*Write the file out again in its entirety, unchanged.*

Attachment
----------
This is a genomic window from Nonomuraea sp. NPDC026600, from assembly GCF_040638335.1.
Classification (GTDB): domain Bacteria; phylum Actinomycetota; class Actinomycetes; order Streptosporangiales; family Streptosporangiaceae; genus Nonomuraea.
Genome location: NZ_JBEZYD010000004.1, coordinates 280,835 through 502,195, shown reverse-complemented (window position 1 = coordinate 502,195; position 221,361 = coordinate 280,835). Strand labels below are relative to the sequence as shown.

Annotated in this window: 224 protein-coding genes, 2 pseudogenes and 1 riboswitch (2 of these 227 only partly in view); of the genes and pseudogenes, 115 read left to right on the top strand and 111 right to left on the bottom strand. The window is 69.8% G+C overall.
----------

This is a genomic window from Nonomuraea sp. NPDC026600, from assembly GCF_040638335.1.
Classification (GTDB): domain Bacteria; phylum Actinomycetota; class Actinomycetes; order Streptosporangiales; family Streptosporangiaceae; genus Nonomuraea.
Genome location: NZ_JBEZYD010000004.1, coordinates 280,835 through 502,195, shown reverse-complemented (window position 1 = coordinate 502,195; position 221,361 = coordinate 280,835). Strand labels below are relative to the sequence as shown.

Annotated in this window: 224 protein-coding genes, 2 pseudogenes and 1 riboswitch (2 of these 227 only partly in view); of the genes and pseudogenes, 115 read left to right on the top strand and 111 right to left on the bottom strand. The window is 69.8% G+C overall.